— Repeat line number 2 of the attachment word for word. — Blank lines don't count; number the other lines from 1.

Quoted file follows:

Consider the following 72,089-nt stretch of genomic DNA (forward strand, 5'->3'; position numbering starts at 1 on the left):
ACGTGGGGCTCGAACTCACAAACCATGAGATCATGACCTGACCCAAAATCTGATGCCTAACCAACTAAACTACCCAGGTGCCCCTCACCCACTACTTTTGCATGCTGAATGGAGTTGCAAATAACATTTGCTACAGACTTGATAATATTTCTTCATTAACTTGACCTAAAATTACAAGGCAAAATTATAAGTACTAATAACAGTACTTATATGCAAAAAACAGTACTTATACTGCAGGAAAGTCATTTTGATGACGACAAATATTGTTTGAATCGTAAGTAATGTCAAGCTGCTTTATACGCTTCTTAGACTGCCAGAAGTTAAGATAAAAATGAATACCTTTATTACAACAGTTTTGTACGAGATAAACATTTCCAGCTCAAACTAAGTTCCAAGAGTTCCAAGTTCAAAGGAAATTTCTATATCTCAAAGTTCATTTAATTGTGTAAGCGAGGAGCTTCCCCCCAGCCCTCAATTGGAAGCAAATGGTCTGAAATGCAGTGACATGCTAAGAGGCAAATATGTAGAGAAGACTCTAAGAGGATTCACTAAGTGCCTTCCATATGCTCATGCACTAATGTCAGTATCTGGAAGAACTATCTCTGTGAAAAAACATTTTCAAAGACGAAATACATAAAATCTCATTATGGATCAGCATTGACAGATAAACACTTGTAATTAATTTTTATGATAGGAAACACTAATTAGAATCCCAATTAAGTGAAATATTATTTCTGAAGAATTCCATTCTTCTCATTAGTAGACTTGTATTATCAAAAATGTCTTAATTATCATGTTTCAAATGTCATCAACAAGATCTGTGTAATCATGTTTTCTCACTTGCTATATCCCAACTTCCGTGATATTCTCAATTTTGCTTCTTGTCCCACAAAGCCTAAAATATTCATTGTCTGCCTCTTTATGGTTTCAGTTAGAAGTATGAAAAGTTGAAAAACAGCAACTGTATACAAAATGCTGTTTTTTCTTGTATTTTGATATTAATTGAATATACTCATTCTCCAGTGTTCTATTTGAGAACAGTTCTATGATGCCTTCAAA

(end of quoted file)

ACGTGGGGCTCGAACTCACAAACCATGAGATCATGACCTGACCCAAAATCTGATGCCTAACCAACTAAACTACCCAGGTGCCCCTCACCCACTACTTTTGCATGCTGAATGGAGTTGCAAATAACATTTGCTACAGACTTGATAATATTTCTTCATTAACTTGACCTAAAATTACAAGGCAAAATTATAAGTACTAATAACAGTACTTATATGCAAAAAACAGTACTTATACTGCAGGAAAGTCATTTTGATGACGACAAATATTGTTTGAATCGTAAGTAATGTCAAGCTGCTTTATACGCTTCTTAGACTGCCAGAAGTTAAGATAAAAATGAATACCTTTATTACAACAGTTTTGTACGAGATAAACATTTCCAGCTCAAACTAAGTTCCAAGAGTTCCAAGTTCAAAGGAAATTTCTATATCTCAAAGTTCATTTAATTGTGTAAGCGAGGAGCTTCCCCCCAGCCCTCAATTGGAAGCAAATGGTCTGAAATGCAGTGACATGCTAAGAGGCAAATATGTAGAGAAGACTCTAAGAGGATTCACTAAGTGCCTTCCATATGCTCATGCACTAATGTCAGTATCTGGAAGAACTATCTCTGTGAAAAAACATTTTCAAAGACGAAATACATAAAATCTCATTATGGATCAGCATTGACAGATAAACACTTGTAATTAATTTTTATGATAGGAAACACTAATTAGAATCCCAATTAAGTGAAATATTATTTCTGAAGAATTCCATTCTTCTCATTAGTAGACTTGTATTATCAAAAATGTCTTAATTATCATGTTTCAAATGTCATCAACAAGATCTGTGTAATCATGTTTTCTCACTTGCTATATCCCAACTTCCGTGATATTCTCAATTTTGCTTCTTGTCCCACAAAGCCTAAAATATTCATTGTCTGCCTCTTTATGGTTTCAGTTAGAAGTATGAAAAGTTGAAAAACAGCAACTGTATACAAAATGCTGTTTTTTCTTGTATTTTGATATTAATTGAATATACTCATTCTCCAGTGTTCTATTTGAGAACAGTTCTATGATGCCTTCAAA